Eldon Rudd

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Eldon Rudd
Eldon D. Rudd.jpg
Member of the U.S. House of Representatives
from Arizona's 4th district
In office
January 3, 1977 – January 3, 1987
Preceded by John Bertrand Conlan
Succeeded by Jon Kyl
Personal details
Born (1920-07-15)July 15, 1920
Camp Verde, Arizona
Died February 8, 2002(2002-02-08) (aged 81)
Scottsdale, Arizona
Resting place National Memorial Cemetery of Arizona
Political party Republican
Alma mater Arizona State College
University of Arizona Law School
Profession lawyer, politician
Religion Roman Catholic

Eldon Dean Rudd (July 15, 1920 – February 8, 2002) was a U.S. Republican politician.


Rudd was born in Camp Verde, Arizona. A 1939 graduate of Clarkdale High School in Clarkdale, Arizona, he enlisted in the United States Marine Corps in 1942 and served as a fighter pilot during World War II. After his discharge in 1946, he attended Arizona State College, from which he graduated in 1947, and the University of Arizona Law School in Tucson.

Years in the FBI[edit]

After a brief period in private practice, Rudd became a special agent for the Federal Bureau of Investigation in 1950. As the only FBI field agent in Washington, D.C. fluent in Spanish in 1954, Rudd participated in the interrogation of the Puerto Rican nationalists involved in the attack on the U.S. House of Representatives that year. His report impressed FBI Director J. Edgar Hoover, who personally offered Rudd his next choice of assignment, which he received as U.S. legal attaché at the U.S. Embassy in Mexico City, Mexico, where he served from 1960 to 1970.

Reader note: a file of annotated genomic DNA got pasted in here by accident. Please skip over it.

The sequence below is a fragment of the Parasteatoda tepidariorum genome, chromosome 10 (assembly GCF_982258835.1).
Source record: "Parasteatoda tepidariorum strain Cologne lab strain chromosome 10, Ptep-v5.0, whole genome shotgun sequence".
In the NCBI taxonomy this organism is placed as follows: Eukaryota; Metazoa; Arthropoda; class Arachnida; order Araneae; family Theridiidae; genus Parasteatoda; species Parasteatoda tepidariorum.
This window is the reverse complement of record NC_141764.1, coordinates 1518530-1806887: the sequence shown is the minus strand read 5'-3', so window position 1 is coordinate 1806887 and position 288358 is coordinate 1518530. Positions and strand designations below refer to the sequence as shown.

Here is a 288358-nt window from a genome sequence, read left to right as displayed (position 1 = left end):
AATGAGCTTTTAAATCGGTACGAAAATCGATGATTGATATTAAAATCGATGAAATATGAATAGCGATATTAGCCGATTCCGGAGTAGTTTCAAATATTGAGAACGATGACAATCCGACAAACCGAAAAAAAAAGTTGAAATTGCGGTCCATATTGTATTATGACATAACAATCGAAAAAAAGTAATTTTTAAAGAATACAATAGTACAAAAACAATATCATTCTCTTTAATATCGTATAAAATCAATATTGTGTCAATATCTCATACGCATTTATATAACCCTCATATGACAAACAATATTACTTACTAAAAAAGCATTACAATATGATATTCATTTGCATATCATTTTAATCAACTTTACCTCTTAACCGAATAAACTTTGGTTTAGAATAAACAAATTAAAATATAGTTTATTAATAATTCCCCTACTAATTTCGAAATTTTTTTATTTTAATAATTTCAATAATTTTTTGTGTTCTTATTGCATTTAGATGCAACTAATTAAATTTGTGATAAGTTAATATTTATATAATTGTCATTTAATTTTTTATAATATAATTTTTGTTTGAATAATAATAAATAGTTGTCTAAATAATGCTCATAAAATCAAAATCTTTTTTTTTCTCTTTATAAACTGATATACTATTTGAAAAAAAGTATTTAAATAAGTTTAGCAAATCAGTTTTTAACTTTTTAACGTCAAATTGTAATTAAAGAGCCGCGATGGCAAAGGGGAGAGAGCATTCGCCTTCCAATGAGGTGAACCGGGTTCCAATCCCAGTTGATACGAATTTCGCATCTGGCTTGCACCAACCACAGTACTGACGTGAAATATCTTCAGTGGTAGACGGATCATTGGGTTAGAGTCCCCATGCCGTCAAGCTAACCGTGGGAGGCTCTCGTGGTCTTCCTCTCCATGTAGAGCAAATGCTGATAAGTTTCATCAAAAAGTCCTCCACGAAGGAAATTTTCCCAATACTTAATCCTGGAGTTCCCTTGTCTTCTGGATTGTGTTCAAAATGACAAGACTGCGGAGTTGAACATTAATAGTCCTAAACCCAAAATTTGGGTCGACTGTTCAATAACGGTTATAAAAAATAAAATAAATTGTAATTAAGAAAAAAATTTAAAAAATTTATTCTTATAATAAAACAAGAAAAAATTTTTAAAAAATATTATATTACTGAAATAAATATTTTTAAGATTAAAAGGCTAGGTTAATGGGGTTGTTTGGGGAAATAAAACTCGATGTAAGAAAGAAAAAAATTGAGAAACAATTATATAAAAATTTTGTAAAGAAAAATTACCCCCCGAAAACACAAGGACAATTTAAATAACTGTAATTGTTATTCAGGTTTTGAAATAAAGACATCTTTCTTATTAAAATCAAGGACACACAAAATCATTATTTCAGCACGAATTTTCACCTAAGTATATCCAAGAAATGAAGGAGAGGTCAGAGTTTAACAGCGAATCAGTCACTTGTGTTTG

When assassin Lee Harvey Oswald shot and killed President John F. Kennedy in Dallas, Texas, on November 22, 1963, Rudd was ordered by Hoover to collect from the Mexican government their law enforcement and intelligence files on Lee Harvey Oswald, including files relating to Oswald's connections to the pro-Fidel Castro Fair Play for Cuba Committee, Oswald's several trips to and from Cuba, and his arrest in Mexico City. Rudd obtained Oswald's file from the Mexican government and personally flew a Cessna aircraft from Mexico City to Dallas, Texas, to provide the documents to FBI officials in Dallas as Kennedy's body was on its way to Washington, D.C. with Vice President Lyndon B. Johnson and widow Jacqueline Bouvier Kennedy.

Political career[edit]

After leaving the FBI in 1970, Rudd moved to Arizona, where he became involved in politics. He was elected to the Board of Supervisors for Maricopa County in 1972. Four years later, he won election to the United States House of Representatives for Arizona's 4th congressional district and served from January 3, 1977 to January 3, 1987. As a U.S. congressman, Rudd was a fiscal conservative, an orthodox Catholic, and a member of the important Appropriations Committee for five years where he opposed the expenditure of federal taxpayer dollars for abortions.

A staunch anti-communist, Rudd was a tireless supporter of U.S. anti-communist efforts in Central and South America, and was the last American to visit with Nicaraguan President Anastasio Somoza before he was killed by Sandinista forces.

During the 1980 presidential election, Rudd, with help from FBI colleagues with access to security officials at the White House, allegedly obtained debate preparation documents prepared for President Jimmy Carter for his election debates against Republican nominee Ronald Reagan, and provided the so-called "Carter debate papers" to the Reagan presidential campaign. (See also: Debategate)

Later years[edit]

Rudd retired from Congress in 1987 and took a position with the Salt River Project. Remaining active in Republican party politics, he served as campaign manager for Doug Wead during Wead's unsuccessful 1992 run for Arizona's 6th congressional district.[1] Rudd died in Scottsdale, Arizona on February 8, 2002; his remains were cremated and the ashes interred in the National Memorial Cemetery of Arizona.


Further reading[edit]

United States House of Representatives
Preceded by
John Bertrand Conlan
Member of the U.S. House of Representatives
from Arizona's 4th congressional district

Succeeded by
Jon Kyl